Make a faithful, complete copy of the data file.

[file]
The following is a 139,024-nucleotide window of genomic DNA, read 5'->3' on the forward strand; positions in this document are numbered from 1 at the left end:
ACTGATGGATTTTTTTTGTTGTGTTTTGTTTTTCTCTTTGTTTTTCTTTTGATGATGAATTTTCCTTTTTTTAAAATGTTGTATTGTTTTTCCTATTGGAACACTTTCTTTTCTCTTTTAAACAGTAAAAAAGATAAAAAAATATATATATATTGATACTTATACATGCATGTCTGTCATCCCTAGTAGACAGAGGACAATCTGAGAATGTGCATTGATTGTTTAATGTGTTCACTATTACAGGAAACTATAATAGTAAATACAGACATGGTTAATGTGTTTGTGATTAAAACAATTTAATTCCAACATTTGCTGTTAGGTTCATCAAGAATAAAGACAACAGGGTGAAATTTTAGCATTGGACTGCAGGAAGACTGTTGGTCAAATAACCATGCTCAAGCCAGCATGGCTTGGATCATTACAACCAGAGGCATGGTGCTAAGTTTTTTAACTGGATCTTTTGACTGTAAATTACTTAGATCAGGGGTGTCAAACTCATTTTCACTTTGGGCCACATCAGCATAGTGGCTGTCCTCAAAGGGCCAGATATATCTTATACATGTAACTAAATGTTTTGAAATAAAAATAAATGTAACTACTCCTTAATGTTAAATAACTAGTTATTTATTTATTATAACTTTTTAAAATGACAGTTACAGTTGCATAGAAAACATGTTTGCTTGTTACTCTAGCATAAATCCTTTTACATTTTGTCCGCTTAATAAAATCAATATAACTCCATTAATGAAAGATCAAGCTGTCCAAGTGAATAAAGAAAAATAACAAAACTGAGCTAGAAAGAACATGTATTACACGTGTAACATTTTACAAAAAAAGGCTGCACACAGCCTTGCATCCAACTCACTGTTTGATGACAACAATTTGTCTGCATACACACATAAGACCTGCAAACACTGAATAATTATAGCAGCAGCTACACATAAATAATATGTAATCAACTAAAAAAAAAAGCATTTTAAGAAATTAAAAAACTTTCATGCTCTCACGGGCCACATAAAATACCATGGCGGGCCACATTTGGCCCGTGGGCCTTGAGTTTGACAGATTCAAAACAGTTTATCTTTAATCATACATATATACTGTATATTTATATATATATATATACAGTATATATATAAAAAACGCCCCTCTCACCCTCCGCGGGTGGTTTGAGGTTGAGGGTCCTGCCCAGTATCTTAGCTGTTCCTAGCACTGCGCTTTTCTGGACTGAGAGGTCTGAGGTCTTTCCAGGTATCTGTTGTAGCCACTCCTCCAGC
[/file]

The following is a 139,024-nucleotide window of genomic DNA, read 5'->3' on the forward strand; positions in this document are numbered from 1 at the left end:
ACTGATGGATTTTTTTTGTTGTGTTTTGTTTTTCTCTTTGTTTTTCTTTTGATGATGAATTTTCCTTTTTTTAAAATGTTGTATTGTTTTTCCTATTGGAACACTTTCTTTTCTCTTTTAAACAGTAAAAAAGATAAAAAAATATATATATATTGATACTTATACATGCATGTCTGTCATCCCTAGTAGACAGAGGACAATCTGAGAATGTGCATTGATTGTTTAATGTGTTCACTATTACAGGAAACTATAATAGTAAATACAGACATGGTTAATGTGTTTGTGATTAAAACAATTTAATTCCAACATTTGCTGTTAGGTTCATCAAGAATAAAGACAACAGGGTGAAATTTTAGCATTGGACTGCAGGAAGACTGTTGGTCAAATAACCATGCTCAAGCCAGCATGGCTTGGATCATTACAACCAGAGGCATGGTGCTAAGTTTTTTAACTGGATCTTTTGACTGTAAATTACTTAGATCAGGGGTGTCAAACTCATTTTCACTTTGGGCCACATCAGCATAGTGGCTGTCCTCAAAGGGCCAGATATATCTTATACATGTAACTAAATGTTTTGAAATAAAAATAAATGTAACTACTCCTTAATGTTAAATAACTAGTTATTTATTTATTATAACTTTTTAAAATGACAGTTACAGTTGCATAGAAAACATGTTTGCTTGTTACTCTAGCATAAATCCTTTTACATTTTGTCCGCTTAATAAAATCAATATAACTCCATTAATGAAAGATCAAGCTGTCCAAGTGAATAAAGAAAAATAACAAAACTGAGCTAGAAAGAACATGTATTACACGTGTAACATTTTACAAAAAAAGGCTGCACACAGCCTTGCATCCAACTCACTGTTTGATGACAACAATTTGTCTGCATACACACATAAGACCTGCAAACACTGAATAATTATAGCAGCAGCTACACATAAATAATATGTAATCAACTAAAAAAAAAAGCATTTTAAGAAATTAAAAAACTTTCATGCTCTCACGGGCCACATAAAATACCATGGCGGGCCACATTTGGCCCGTGGGCCTTGAGTTTGACAGATTCAAAACAGTTTATCTTTAATCATACATATATACTGTATATTTATATATATATATATACAGTATATATATAAAAAACGCCCCTCTCACCCTCCGCGGGTGGTTTGAGGTTGAGGGTCCTGCCCAGTATCTTAGCTGTTCCTAGCACTGCGCTTTTCTGGACTGAGAGGTCTGAGGTCTTTCCAGGTATCTGTTGTAGCCACTCCTCCAGC